Some of you may say
I am the author
Of these poems
Is not my own.
I have no— From "Some Of You May Say"
The cosmic one
Making me speak.
The poems of the 17th century poet-ascetic of the Bhakti movement in Maharashtra, Tukaram, found a longtime translator in Dilip Chitre (1938-2009), the noted bilingual poet. In the short film Says Tuka, by Henning Stegmueller, Chitre pays tribute to Tukaram by reading several of his English translations from the Marathi.
Filmed in 2004 in Dehu – Tukaram’s native village – Bhandara Hills and Pune, the visuals are soaked in the spirit of Tukaram. Chitre reads the poems from his book, Says Tuka: Selected Poetry of Tukaram standing close to Tukaram’s idol, seated in the temple grounds, like a true devotee of his poetry, as if speaking to both the ascetic and the viewer. The film itself is a tribute to Chitre and his work bringing hundreds of Tukaram’s poems to a new audience that reads in English.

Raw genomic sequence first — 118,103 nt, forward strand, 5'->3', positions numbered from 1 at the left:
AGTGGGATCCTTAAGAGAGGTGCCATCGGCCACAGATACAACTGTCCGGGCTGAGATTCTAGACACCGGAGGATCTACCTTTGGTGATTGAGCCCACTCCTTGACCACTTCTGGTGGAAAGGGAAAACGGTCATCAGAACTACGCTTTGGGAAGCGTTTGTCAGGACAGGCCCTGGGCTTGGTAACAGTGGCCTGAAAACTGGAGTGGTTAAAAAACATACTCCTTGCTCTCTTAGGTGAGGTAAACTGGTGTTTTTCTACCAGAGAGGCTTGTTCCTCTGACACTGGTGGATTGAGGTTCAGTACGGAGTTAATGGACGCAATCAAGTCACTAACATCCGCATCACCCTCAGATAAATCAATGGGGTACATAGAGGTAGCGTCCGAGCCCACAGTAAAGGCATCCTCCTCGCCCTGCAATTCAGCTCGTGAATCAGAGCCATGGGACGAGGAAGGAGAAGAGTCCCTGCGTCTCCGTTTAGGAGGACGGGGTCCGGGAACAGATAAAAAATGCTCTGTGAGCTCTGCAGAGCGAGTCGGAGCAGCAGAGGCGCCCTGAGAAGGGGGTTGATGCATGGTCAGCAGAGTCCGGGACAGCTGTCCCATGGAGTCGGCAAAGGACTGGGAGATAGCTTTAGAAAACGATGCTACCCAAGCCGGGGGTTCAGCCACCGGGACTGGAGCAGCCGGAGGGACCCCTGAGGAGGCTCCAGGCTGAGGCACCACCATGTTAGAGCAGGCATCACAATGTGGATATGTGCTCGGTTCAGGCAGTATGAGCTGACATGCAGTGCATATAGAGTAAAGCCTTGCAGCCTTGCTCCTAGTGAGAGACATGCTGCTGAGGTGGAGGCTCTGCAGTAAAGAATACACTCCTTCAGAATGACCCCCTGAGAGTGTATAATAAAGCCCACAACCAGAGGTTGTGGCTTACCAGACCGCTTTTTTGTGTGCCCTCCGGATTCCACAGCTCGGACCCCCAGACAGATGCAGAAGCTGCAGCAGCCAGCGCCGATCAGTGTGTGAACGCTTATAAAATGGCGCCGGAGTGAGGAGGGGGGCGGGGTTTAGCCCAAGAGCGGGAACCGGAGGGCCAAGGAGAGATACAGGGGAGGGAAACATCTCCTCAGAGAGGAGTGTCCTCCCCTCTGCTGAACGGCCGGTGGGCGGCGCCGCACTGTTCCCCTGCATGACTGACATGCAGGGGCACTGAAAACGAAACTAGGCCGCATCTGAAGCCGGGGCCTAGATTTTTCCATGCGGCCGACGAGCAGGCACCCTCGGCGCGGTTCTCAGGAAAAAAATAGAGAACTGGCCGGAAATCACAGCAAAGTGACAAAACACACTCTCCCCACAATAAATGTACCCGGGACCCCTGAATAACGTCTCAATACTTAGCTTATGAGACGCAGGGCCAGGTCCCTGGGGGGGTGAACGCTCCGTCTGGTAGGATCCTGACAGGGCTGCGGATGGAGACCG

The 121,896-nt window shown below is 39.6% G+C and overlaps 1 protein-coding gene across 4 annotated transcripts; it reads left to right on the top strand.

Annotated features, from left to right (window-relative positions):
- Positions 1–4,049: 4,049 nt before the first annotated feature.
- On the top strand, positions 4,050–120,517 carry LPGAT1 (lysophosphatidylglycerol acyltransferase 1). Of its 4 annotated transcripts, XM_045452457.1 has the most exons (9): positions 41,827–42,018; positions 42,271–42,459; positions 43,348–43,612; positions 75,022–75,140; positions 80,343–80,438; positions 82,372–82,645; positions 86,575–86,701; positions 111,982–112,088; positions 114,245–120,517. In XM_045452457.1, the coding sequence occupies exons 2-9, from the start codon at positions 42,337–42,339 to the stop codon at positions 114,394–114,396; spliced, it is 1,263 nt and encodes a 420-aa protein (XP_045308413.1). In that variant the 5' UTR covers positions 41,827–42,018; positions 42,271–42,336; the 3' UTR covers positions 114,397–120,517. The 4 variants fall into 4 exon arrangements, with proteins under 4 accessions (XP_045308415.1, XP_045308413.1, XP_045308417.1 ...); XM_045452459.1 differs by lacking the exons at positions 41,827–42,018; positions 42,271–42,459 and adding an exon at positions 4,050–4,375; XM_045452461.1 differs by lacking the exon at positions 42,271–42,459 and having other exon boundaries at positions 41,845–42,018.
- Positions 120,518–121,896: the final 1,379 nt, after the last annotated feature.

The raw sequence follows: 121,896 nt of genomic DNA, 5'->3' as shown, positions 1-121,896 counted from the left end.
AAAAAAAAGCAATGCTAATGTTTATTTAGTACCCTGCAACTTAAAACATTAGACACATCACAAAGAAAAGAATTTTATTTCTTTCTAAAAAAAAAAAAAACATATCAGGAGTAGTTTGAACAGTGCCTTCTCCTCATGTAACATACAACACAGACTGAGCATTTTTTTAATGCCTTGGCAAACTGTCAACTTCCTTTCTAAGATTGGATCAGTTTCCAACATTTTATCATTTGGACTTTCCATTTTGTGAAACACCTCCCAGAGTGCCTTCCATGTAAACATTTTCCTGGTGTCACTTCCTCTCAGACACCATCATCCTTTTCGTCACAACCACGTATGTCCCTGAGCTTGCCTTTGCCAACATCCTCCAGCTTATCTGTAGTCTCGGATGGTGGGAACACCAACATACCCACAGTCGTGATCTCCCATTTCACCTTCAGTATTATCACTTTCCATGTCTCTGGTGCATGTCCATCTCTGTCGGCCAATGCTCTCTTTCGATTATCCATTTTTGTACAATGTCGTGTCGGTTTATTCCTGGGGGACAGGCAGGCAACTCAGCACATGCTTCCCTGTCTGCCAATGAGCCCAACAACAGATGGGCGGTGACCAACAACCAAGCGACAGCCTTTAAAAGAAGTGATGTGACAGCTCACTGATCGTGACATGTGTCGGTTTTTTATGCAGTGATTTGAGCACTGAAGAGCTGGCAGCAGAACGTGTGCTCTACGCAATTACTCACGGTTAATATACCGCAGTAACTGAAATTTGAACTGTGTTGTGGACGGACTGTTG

“I came to Tukaram’s native village, Dehu, and to this hill, Bhandara, which is about 10 kilometres from Dehu, for the first time in 1988 after having translated 1,200 of Tukaram’s poems into English,” says Chitre in the film. As the music and lyrics blend with Chitre’s evocative voice reciting the powerful poetry, a meditative quality envelops the film over its 30-minute run.